Inscription. The earliest highway signs along the National Road (Route 40) in Ohio were milestones located at one-mile intervals along the north side of the roadway. Each stone indicated the distance to Cumberland, Maryland, the eastern terminus of the National Road, and to the nearest cities and villages for both east and westbound travelers.
By Mike Wintermantel, November 2, 2014
|1. Mile Marker Marker|
Visit the National Road Museum at the Norwich exit (65), Interstate 70.
Erected 1973 by The Ohio Historical Society. (Marker Number 1-7.)
Marker series. This marker is included in the Ohio Historical Society, and the The Historic National Road marker series.
Location. 40° 3.8′ N, 81° 0.833′ W. Marker is near Elizabethtown, Ohio, in Belmont County. Marker is on Interstate 70 at milepost 189, on the right when traveling east. Click for map. It is at the Elizabethtown eastbound rest area in Ohio, just after Old Washington exit, No. 186. Marker is in this post office area: Salesville OH 43778, United States of America.
Other nearby markers. At least 8 other markers are within 7 miles of this marker, measured as the crow flies. A different marker also named Mile Marker (approx. 0.2 miles away); State of Ohio (approx. 0.2 miles away); Morristown (approx. 2.6 miles away); Harley E. Warrick (approx. 3 miles away); Governor Arthur St. Clair 1734-1818 (approx. 6.1 miles away); Belmont County Revolutionary War Veterans (approx. 6.1 miles away); Milestone Marks where Extension of National Road... (approx. 6.1 miles away); Belmont County Veterans Memorial (approx. 6.1 miles away).
By Mike Wintermantel, November 2, 2014
|2. Mile Marker Marker|
More about this marker. This marker is a one-sided marker. The back has no inscription.
Regarding Mile Marker. National Road mile markers were the responsibility of the individual states and each state’s marker was shaped differently and constructed from different materials. All showed the distance from Cumberland and to the nearest city in each direction.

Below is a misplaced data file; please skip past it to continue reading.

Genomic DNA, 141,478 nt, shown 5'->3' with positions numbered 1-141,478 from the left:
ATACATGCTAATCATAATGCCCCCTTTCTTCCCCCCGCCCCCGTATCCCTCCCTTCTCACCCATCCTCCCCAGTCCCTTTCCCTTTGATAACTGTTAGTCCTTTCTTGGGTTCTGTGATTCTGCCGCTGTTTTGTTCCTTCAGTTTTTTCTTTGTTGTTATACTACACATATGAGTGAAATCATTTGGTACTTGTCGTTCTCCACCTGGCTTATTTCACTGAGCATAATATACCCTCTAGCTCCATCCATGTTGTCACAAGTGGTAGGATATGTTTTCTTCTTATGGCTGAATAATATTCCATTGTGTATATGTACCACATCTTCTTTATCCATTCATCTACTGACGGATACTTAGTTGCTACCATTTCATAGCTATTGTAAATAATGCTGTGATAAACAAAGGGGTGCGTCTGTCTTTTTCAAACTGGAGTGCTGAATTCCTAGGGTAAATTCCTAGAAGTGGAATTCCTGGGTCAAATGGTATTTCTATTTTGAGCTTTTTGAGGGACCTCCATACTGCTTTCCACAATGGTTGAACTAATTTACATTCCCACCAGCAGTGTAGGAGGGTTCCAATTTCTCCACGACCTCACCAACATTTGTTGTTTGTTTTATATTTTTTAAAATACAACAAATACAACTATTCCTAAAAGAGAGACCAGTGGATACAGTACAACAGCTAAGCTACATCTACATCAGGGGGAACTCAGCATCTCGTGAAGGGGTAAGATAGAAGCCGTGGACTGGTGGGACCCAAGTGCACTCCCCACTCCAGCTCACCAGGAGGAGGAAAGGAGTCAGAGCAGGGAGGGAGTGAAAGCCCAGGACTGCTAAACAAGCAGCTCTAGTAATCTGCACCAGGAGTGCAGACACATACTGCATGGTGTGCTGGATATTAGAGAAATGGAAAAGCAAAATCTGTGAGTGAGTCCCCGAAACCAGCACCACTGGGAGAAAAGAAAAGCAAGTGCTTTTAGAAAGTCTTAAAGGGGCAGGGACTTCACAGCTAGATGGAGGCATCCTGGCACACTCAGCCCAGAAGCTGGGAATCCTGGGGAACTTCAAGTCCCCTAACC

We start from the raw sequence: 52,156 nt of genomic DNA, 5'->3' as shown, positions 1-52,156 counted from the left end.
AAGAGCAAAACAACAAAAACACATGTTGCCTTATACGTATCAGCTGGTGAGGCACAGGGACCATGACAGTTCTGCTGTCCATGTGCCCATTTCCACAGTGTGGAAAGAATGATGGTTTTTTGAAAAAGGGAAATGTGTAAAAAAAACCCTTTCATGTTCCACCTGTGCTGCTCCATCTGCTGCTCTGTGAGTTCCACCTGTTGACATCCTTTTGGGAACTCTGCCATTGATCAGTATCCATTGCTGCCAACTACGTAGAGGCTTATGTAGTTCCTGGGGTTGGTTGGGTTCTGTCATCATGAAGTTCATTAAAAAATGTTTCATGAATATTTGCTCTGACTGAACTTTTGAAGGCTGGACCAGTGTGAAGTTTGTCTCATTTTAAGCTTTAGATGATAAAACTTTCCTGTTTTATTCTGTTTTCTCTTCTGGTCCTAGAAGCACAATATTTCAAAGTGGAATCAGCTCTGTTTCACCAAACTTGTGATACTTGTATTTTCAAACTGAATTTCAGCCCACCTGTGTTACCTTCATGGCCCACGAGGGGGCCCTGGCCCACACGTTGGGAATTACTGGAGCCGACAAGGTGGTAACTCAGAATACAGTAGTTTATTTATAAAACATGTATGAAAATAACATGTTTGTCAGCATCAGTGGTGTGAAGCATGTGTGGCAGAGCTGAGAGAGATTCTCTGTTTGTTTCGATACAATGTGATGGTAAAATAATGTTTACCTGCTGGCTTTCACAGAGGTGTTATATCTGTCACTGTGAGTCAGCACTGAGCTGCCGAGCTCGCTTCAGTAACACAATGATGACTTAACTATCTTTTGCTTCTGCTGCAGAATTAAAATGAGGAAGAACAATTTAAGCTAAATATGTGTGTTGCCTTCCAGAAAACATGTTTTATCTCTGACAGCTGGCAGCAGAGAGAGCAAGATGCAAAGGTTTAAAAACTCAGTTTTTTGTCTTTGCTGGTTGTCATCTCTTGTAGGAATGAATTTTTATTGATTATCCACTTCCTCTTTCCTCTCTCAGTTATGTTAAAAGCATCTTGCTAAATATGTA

Also see . . . Mile Markers. “In Ohio, the markers were a square column with a rounded head. Each is marked at the head with the distance to the eastern terminus of the road at Cumberland, Maryland. Below, the square base is set at an angle to the road, with exposed sides showing the distance to the nearest city or village for the east- or west-bound traveler. As originally built, the markers were 5' tall and set directly into the ground, leaving 3' exposed.” (Submitted on July 24, 2009.)
1. "M" and "H"
Just guessing, but the "M" on the marker is most likely for Morristown, OH and the "H" is for Hendrysburg, OH.
Editor's Note: If that's the case, the milestone may have been moved from its original location, as Hendrysburg is on the other side of Morristown from the milestone. Certainly possible, as the distance between Hendrysburg and Morristown is about equal to the distances shown on the milestone, and a bit short of the 154 miles to Cumberland, MD. Perhaps a local historian can provide some assistance.
By J. J. Prats, June 22, 2009
|3. National Road Stone Mile Marker|
|This milestone at the base of the historical marker shows 154 miles to Cumberland, 24 miles to Wheeling (to the east) and 50 miles to Zanesville (to the west). National Road milestones in Ohio also showed the distance to the nearest small town, using just the first letter of the town’s name. This milestone was 3½ miles from “M." to the east and 2 miles from "H." to the west.|
— Submitted January 8, 2011.
Credits. This page originally submitted on July 24, 2009, by J. J. Prats of Springfield, Virginia. This page has been viewed 3,710 times since then. Photos: 1, 2. submitted on November 2, 2014, by Mike Wintermantel of Pittsburgh, Pennsylvania. 3. submitted on July 24, 2009, by J. J. Prats of Springfield, Virginia.
Editor’s want-list for this marker. The names of the towns “M.” and “H.” as shown on the milestone in Photo No. 3. • Can you help?
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